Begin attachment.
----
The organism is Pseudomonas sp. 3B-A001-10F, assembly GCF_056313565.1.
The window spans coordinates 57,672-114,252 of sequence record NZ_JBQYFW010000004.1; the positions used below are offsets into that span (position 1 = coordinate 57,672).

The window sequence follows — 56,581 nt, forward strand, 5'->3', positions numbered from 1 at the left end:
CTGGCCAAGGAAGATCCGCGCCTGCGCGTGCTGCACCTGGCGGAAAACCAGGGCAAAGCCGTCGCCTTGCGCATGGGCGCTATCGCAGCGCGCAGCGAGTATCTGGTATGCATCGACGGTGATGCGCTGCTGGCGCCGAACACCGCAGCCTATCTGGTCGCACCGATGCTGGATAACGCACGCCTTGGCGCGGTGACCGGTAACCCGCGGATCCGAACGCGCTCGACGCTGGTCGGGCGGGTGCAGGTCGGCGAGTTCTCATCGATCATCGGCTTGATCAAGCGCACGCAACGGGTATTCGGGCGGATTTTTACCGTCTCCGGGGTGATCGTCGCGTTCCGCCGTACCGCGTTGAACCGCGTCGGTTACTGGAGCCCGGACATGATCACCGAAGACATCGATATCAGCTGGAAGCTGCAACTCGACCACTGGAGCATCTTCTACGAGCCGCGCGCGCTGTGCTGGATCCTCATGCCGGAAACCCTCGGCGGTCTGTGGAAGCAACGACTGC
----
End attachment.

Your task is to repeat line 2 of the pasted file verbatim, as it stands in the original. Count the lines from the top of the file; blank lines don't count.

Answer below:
The window spans coordinates 57,672-114,252 of sequence record NZ_JBQYFW010000004.1; the positions used below are offsets into that span (position 1 = coordinate 57,672).